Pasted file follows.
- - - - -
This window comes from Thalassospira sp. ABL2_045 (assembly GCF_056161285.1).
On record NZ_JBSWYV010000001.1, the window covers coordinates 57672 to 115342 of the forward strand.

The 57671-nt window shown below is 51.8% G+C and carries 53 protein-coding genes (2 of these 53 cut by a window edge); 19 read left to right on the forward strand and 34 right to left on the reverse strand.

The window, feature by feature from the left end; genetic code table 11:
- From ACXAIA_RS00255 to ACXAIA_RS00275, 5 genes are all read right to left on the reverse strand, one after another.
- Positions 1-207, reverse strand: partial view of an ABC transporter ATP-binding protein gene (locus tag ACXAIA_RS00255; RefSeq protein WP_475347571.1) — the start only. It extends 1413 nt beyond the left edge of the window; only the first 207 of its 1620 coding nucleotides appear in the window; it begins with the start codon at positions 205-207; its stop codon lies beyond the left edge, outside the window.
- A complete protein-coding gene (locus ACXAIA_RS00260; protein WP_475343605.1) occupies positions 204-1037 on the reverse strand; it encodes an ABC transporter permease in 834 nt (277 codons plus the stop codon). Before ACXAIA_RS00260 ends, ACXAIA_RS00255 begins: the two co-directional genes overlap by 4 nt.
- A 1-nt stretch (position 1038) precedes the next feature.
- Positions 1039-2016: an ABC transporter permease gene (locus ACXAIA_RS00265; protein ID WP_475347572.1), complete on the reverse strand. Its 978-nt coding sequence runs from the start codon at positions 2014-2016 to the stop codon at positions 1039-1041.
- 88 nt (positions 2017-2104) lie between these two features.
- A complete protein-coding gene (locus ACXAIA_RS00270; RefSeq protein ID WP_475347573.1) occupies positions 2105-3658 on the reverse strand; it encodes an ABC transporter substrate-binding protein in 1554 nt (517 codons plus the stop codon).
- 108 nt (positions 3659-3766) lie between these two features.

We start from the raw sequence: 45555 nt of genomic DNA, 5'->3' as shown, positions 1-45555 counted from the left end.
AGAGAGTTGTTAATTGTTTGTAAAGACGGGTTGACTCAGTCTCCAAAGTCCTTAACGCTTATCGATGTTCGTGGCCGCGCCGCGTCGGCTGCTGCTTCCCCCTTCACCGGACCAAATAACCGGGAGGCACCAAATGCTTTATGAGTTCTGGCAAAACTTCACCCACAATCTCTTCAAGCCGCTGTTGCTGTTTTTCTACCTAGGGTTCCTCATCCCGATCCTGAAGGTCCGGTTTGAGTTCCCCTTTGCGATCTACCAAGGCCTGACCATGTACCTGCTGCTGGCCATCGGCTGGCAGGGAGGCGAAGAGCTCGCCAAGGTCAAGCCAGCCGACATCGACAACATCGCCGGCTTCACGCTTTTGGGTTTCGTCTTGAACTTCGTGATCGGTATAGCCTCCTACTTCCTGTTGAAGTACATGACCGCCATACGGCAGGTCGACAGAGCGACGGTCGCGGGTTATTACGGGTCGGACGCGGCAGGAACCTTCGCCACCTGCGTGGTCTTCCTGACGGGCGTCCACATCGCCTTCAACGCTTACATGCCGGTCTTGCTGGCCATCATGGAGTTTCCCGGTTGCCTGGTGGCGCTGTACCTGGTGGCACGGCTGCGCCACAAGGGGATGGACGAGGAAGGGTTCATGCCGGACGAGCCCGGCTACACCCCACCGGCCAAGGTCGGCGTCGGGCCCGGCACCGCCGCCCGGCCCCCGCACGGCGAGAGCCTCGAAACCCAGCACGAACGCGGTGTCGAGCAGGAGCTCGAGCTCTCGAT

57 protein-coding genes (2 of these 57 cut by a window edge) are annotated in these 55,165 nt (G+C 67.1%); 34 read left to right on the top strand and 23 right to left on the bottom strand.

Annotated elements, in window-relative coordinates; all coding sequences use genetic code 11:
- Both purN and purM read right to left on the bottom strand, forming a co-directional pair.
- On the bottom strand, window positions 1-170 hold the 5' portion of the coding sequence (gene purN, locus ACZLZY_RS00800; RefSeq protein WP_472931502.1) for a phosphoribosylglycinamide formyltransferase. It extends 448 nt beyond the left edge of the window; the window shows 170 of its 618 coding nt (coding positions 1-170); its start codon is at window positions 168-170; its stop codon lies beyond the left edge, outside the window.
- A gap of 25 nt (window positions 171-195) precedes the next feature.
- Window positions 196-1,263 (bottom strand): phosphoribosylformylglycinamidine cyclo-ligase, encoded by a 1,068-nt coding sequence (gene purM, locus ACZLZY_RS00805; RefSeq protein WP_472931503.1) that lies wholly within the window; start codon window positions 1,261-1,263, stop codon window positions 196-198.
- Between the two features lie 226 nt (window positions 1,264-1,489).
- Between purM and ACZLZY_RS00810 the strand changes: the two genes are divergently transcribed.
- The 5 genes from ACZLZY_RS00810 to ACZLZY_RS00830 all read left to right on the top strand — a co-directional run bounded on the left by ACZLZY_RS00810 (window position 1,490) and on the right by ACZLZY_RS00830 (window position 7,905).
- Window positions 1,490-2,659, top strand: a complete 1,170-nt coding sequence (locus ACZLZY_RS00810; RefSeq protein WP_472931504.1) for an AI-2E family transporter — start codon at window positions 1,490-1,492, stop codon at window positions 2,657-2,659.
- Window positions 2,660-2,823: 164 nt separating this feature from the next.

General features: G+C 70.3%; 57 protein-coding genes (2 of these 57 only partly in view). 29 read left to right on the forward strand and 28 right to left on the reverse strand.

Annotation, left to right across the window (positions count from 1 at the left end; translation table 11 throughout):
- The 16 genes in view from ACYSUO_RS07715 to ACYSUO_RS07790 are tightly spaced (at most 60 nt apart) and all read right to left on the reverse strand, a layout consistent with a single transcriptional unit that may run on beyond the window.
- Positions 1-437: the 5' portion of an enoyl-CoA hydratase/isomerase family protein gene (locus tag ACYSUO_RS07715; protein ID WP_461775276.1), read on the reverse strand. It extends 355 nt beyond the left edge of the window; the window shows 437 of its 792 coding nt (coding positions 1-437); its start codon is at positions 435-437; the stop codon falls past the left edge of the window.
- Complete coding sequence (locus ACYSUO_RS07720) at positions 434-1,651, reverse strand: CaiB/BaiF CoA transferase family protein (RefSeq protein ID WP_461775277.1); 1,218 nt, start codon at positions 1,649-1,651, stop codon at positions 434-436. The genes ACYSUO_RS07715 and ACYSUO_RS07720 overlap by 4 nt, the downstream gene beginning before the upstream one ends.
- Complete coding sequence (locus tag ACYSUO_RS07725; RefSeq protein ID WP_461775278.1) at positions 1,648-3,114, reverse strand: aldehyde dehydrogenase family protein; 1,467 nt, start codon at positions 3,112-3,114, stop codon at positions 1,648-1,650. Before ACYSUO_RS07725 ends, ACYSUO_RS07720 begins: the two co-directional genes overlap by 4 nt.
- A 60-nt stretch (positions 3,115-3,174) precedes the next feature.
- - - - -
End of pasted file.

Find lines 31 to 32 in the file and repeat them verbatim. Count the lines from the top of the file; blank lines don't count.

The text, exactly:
- Complete coding sequence (locus tag ACYSUO_RS07725; RefSeq protein ID WP_461775278.1) at positions 1,648-3,114, reverse strand: aldehyde dehydrogenase family protein; 1,467 nt, start codon at positions 3,112-3,114, stop codon at positions 1,648-1,650. Before ACYSUO_RS07725 ends, ACYSUO_RS07720 begins: the two co-directional genes overlap by 4 nt.
- A 60-nt stretch (positions 3,115-3,174) precedes the next feature.